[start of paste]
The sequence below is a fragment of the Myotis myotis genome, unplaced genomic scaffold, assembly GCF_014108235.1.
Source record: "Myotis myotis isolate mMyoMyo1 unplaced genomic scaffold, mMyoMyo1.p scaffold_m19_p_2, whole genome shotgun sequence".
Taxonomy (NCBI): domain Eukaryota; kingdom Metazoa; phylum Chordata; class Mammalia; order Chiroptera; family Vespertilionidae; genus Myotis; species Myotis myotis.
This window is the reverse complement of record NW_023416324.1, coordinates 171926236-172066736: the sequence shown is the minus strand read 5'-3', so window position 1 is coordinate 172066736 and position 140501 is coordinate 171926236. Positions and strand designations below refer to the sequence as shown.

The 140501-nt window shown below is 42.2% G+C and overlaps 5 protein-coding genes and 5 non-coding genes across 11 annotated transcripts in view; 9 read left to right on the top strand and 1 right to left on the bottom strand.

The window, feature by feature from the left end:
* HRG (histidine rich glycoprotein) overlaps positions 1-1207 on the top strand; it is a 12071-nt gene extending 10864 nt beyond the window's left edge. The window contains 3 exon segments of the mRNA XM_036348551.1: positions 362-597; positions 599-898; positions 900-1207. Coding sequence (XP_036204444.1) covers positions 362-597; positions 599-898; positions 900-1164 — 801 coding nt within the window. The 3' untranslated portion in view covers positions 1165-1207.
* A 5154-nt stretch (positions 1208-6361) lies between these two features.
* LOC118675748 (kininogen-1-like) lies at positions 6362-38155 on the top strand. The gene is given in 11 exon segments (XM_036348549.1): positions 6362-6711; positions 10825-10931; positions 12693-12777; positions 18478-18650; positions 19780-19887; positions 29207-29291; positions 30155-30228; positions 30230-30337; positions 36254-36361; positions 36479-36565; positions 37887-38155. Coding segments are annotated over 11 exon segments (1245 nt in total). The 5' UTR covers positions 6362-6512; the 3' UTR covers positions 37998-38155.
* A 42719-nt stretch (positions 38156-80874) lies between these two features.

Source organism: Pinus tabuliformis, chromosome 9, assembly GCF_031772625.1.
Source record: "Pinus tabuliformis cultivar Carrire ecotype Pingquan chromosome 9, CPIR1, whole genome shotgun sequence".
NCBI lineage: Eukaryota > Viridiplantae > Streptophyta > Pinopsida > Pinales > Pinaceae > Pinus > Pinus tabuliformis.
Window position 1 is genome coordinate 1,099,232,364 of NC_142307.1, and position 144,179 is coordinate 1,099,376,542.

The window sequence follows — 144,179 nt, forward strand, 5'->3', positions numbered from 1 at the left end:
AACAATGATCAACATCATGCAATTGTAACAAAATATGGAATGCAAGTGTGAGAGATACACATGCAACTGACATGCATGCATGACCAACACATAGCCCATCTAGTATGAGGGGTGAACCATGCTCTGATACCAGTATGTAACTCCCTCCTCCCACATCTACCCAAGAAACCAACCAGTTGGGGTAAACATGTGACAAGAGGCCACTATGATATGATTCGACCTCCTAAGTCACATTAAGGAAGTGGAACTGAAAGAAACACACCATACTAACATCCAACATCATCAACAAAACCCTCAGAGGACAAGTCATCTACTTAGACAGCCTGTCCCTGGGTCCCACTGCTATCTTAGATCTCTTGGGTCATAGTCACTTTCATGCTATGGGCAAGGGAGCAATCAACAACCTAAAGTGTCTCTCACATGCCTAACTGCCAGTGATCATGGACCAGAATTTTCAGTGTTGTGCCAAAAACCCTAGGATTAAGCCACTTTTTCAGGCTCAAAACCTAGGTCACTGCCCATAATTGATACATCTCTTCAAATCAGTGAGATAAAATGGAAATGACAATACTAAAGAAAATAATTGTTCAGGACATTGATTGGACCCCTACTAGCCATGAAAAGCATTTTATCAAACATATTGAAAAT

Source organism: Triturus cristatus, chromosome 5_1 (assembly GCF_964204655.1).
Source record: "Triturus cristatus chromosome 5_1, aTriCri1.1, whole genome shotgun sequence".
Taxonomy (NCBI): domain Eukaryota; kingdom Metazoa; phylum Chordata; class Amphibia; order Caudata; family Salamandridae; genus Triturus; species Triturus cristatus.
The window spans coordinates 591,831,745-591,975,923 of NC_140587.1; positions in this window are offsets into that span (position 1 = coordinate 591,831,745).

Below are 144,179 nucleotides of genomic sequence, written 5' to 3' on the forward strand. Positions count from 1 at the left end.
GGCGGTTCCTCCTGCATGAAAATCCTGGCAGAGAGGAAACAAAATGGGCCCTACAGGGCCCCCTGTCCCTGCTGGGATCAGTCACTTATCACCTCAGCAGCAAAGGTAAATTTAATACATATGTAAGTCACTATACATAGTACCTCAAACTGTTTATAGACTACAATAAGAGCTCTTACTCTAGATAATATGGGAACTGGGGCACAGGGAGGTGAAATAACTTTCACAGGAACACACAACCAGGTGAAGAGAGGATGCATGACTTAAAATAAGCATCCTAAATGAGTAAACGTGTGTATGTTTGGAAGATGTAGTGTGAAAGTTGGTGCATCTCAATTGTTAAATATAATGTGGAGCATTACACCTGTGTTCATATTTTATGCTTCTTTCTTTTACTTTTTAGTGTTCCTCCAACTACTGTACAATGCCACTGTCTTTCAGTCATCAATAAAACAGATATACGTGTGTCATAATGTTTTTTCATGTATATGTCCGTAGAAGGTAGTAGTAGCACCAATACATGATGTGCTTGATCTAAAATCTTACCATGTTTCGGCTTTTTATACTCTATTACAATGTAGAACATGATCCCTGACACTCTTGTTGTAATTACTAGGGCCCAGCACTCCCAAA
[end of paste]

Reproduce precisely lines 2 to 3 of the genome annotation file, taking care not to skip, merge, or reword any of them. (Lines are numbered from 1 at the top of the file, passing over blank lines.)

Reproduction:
Source record: "Myotis myotis isolate mMyoMyo1 unplaced genomic scaffold, mMyoMyo1.p scaffold_m19_p_2, whole genome shotgun sequence".
Taxonomy (NCBI): domain Eukaryota; kingdom Metazoa; phylum Chordata; class Mammalia; order Chiroptera; family Vespertilionidae; genus Myotis; species Myotis myotis.